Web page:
Effects of Delayed Second Cochlear Implant

Effects of Delayed Second Cochlear Implant
Journal of Otology 2006
Vol. 1
No. 2
Original Article
Effects of Delayed Second Cochlear Implant
XIA Rui-ming1, WU Xi-hong2, JANG Zi-gang1, JING Yuan-yuan1,
LIN Yun-juan1, YU Li-sheng1
1. Department of Otolaryngology, People’s Hospital, Peking University, P. R. China
11, Xizhimen South St, 100044 Beijing, P.R. China
2. Speech and Hearing Research Center, Peking University, China
R.M. Xia, X.H. Wu, Z.G. Jang, Y.Y. Jing, Y.J. Lin, L.S.Yu
Abstract Objective Since Helms' successful bilateral cochlear implantation with good results in 1996, there
have been increasing number of reports on bilateral cochlear implantation. Most second device have been
implantated within one year after the first. Considering effects of long time auditory deprivation, it is not clear
whether a delayed second cochlear implant serves to add additional benefits and how it may interact with central
nervous system plasticity. Methods Three cases who received delayed second cochlear implants at People's
Hospital of Peking University from 2002 to 2005 were reviewed. The interval between the first and second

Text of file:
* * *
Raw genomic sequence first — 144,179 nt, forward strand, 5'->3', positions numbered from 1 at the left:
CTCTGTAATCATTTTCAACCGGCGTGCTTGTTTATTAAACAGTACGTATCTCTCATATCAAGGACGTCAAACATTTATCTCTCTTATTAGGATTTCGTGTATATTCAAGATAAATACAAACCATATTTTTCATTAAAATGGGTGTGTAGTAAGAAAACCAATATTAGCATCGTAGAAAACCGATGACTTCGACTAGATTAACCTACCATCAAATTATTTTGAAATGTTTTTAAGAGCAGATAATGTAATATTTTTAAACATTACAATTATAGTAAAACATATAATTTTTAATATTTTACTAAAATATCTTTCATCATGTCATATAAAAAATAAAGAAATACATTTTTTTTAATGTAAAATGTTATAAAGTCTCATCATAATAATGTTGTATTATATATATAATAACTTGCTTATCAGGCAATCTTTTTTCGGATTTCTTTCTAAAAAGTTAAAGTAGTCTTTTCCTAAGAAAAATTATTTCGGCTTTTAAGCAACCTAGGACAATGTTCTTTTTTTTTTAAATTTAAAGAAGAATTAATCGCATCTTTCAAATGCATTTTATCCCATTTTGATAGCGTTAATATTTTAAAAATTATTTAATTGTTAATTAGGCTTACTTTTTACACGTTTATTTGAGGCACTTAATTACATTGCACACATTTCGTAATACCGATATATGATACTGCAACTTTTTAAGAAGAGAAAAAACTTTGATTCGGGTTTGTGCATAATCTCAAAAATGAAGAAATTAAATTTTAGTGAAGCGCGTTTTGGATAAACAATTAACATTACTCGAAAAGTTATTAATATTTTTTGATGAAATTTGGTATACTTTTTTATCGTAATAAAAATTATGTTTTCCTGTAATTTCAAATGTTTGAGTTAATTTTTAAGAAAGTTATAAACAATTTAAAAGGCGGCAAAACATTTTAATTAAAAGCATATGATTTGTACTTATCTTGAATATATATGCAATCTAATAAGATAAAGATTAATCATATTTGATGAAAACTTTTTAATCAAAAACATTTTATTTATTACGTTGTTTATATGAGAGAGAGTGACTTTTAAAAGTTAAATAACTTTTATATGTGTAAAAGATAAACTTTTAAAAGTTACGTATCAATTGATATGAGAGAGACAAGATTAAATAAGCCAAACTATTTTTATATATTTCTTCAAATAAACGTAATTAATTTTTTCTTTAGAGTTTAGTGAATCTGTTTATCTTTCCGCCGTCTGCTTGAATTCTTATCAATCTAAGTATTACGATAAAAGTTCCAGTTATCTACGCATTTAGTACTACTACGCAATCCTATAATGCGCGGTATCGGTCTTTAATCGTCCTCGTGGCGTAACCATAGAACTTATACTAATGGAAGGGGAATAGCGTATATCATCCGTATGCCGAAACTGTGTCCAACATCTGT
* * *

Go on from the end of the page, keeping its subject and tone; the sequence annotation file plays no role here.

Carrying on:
implants was longer than 2 years in all three patients. Sound perception, and unilateral/bilateral speech
discrimination in quiet and noise were evaluated. In addition, GAP detection test was conducted in one patient.
Results In one case, having both implants on provided improved performance compared to using only one
implant both in quiet and noise. Presumably due to visual interference from lip-reading or short interval between
second implant and testing, one patient showed no improvement from using the second implant either in quiet or
noise, while the last case demonstrated additional benefits from the second implant only in quiet. In all three
patients, performance in recognizing the four tones in Mandarin was superior over word recognition. Conclusions
Considerable plasticity in the cerebral auditory center is preserved, despite long acoustic deprivation in some
children who have received unilateral cochlear implant. Delayed second implants can result in significant
improvements in some of these children. Visual interference from lip-reading may be an obstacle during retraining.
The better recognition of tones in the Mandarin language may represent a different sound discrimination
mechanism in the auditory system, although it may also be related to the signal processing mechanisms of the
implant used (MED-EL COMBI 40+).
Keywords bilateral cochlear implant; auditory deprivation
Cochlear implantation has been established as an
effective and safe method of rehabilitation for those
with profound deafness. But for economic reasons,
unilateral implantation is considered to be the
mainstream today. Numerous studies indicate that after
unilateral cochlear implantation many patients show
high levels of speech understanding, allowing them to
face-to-face conversation and using telephone. This